Asian Stocks Wobble as Investors Nervously Await Fed, BOJ

TOKYO (Reuters) —
An investor looks at an electronic screen at a brokerage house in Hangzhou, Zhejiang province, January 26, 2016. Chinese shares plunged more than 6 percent to 14-month lows on Tuesday after oil prices dropped again, reviving concerns about global growth and prompting a sell-off in the world's equity markets. REUTERS/China Daily ATTENTION EDITORS - THIS PICTURE WAS PROVIDED BY A THIRD PARTY. THIS PICTURE IS DISTRIBUTED EXACTLY AS RECEIVED BY REUTERS, AS A SERVICE TO CLIENTS. CHINA OUT. NO COMMERCIAL OR EDITORIAL SALES IN CHINA. TPX IMAGES OF THE DAY
An investor looks at an electronic screen at a brokerage house in Hangzhou, Zhejiang province, China. (Reuters/China Daily)

Asian stocks edged lower on Tuesday as investors nervously awaited the outcomes of Federal Reserve and Bank of Japan policy meetings that will both conclude on Wednesday.

“The market is more nervous about the BOJ than the Fed as it may give the market a surprise,” said Yutaka Miura, a senior technical analyst at Mizuho Securities.

Financial spreadbetters predicted the uneasy mood would extend into European markets.

“Today’s European open is likely to see a slightly softer open after yesterday’s paring back of oil prices from their intraday highs,” wrote Michael Hewson, chief market analyst at CMC Marketsin London, who expected Britain’s FTSE 100, Germany’s DAX and France’s CAC 40 to all open modestly down.

Oil had rallied on Monday before settling off its highs on skepticism over Venezuela’s bid to talk up a potential OPEC output freeze, and on indications U.S. crude stockpiles had risen last week.

Brent crude fell 0.4 percent to $45.79 per barrel, while U.S. crude slipped 0.6 percent to $43.05.

EMini futures for the S&P 500 edged up 0.2 percent, after major U.S. indexes ended Monday’s choppy session nearly flat.

Global markets have been blowing hot and cold in recent weeks over the Fed’s intentions, which remain far from clarified after both hawkish and dovish comments from several Fed officials.

The consensus is that the Fed will leave interest rates unchanged at the end of its two-day meeting on Wednesday, with investors focusing on the statement, as well as Chair Janet Yellen’s speech, for clues on the timing of the central bank’s next interest rate increase.

“It’s a lot of uncertainty, leading into the Fed,” said Jennifer Vail, head of fixed income research at U.S. Bank Wealth Management in Portland, Oregon. While Vail, like most strategists and investors, expects the Fed to refrain from taking any new steps, she said its statement could include language that’s been missing from its recent assessments, such as whether economic risks were “balanced” or “close to balanced.”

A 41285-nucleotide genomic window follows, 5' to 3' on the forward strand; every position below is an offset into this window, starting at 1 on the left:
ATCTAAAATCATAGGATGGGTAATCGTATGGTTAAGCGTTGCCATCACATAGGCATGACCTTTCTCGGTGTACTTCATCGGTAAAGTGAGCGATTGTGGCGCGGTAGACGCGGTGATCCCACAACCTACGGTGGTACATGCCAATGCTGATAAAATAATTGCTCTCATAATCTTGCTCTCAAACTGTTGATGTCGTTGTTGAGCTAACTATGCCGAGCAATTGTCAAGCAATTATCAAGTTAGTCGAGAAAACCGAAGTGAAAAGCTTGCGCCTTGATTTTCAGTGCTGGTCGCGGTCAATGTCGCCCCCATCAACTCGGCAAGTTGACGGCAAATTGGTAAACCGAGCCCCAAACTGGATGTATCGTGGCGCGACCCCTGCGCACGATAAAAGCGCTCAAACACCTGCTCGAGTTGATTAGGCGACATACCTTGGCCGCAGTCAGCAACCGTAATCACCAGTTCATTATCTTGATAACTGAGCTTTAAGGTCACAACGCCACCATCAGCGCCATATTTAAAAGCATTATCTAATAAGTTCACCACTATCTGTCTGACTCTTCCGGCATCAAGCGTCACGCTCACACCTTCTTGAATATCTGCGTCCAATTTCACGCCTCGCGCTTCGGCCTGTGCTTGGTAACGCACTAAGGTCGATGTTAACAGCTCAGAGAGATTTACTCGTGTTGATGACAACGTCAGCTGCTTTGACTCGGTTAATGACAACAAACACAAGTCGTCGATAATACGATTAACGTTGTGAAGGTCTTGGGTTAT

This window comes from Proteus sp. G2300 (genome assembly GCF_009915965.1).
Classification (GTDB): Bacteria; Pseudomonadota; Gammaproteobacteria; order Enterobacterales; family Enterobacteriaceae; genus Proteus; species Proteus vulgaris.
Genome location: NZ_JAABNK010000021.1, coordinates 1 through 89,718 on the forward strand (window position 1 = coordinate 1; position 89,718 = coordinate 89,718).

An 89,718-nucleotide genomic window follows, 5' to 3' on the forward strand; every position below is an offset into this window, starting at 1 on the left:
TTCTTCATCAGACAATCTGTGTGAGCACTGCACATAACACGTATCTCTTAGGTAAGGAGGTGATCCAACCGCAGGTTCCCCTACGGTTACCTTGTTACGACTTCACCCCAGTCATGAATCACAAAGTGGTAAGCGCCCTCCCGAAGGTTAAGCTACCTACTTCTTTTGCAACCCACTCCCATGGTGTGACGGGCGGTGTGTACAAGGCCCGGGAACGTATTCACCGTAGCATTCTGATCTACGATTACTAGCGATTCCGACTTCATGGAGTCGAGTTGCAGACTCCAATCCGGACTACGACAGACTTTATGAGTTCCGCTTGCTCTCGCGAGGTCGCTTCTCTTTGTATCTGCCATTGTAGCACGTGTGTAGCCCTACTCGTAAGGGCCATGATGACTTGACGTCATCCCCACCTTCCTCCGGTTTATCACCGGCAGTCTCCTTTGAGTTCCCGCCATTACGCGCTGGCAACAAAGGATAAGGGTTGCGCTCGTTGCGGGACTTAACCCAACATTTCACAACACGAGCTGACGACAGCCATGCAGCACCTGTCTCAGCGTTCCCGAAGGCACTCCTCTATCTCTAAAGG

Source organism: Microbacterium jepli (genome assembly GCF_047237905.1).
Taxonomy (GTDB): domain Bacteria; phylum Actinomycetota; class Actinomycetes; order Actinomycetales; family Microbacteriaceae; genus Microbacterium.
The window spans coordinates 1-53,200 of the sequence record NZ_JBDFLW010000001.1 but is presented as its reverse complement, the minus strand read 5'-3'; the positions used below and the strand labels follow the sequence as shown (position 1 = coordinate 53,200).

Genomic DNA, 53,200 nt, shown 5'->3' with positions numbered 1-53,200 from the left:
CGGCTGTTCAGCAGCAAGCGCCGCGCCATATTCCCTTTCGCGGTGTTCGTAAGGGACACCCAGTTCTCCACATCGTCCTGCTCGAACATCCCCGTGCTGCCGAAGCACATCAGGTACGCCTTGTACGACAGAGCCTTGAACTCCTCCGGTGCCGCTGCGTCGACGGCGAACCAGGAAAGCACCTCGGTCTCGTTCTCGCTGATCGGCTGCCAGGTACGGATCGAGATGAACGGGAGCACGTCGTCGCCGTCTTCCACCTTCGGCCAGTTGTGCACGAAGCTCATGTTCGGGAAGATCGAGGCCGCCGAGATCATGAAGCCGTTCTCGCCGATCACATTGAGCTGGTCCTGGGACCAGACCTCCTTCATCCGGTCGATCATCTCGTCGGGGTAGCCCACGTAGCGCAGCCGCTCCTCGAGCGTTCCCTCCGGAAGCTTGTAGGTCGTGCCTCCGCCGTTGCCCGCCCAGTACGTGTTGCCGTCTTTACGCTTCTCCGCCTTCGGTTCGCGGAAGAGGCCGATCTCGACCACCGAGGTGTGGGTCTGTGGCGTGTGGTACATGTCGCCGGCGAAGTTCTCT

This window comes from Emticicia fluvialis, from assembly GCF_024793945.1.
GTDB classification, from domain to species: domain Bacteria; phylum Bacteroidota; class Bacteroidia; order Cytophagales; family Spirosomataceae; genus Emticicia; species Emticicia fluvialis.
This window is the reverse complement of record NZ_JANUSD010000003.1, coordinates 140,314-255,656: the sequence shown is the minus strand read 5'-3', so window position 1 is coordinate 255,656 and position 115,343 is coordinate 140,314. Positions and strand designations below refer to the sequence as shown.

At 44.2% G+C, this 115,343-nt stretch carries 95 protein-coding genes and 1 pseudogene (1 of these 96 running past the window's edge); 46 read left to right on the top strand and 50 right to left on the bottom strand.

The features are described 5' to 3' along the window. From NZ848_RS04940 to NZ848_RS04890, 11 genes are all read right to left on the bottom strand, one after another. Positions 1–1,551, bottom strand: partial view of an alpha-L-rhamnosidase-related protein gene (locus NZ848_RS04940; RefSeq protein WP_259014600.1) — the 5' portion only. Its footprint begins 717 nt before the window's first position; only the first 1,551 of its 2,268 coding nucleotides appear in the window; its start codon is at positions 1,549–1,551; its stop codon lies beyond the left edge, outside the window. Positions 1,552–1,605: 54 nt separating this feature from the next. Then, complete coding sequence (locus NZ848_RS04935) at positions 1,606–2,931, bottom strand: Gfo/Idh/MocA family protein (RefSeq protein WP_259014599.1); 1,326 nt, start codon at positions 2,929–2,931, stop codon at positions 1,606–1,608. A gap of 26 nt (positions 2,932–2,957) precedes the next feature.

MSCI’s broadest index of Asia-Pacific shares outside Japan slipped 0.1 percent.

Australian shares finished slightly higher. The Australian Securities Exchange opened without incident on Tuesday after technical faults caused extensive disruptions on Monday.

Japan’s Nikkei stock index erased earlier gains and shed 0.2 percent, as trading resumed after a public holiday on Monday. Tokyo markets will be closed for another holiday on Thursday, with the highly-anticipated BOJ meeting sandwiched in between the market closures.

The BOJ could make negative interest rates the primary focus of its monetary policy at the conclusion of its meeting on Wednesday, when it conducts what it described as a “comprehensive” assessment of its policies.

Sources have said BOJ policymakers may consider deepening negative interest rates to show determination to maintain an ultra-easy policy bias. The BOJ unveiled its controversial policy in late January.

Rising speculation that the BOJ will stop short of the dramatic action needed to weaken its currency helped send the dollar to a six-day low against the yen of 101.56 yen on Monday. The dollar was last down 0.1 percent at 101.80 yen.

Wary of a flattening Japanese government bond (JGB) yield curve, the BOJ also could seek ways to steepen the curve, such as making its bond buying more flexible.

Policymakers got a taste last week of how markets might react when investors dumped longer-dated bonds on fears the BOJ would slow its purchasing pace.

“The BOJ will likely be the first (among the U.S. and Europe) to push the boundaries of unorthodox monetary policy, having to balance a challenging macro environment with the negative impact of flat curves and negative yields on the financial sector and on the pension system,” said Andrea Iannelli, investment director for fixed income at Fidelity International.

The euro was also steady at $1.1173, remaining well above Monday’s nearly two-week low of $1.1149.

The dollar index, which tracks the greenback against a basket of six major rivals, was slightly higher at 95.868 , though it was shy of Friday’s two-week high of 96.108.

Spot gold added 0.2 percent to $1,315.90 an ounce, on expectations that the Fed will stand pat on rates.

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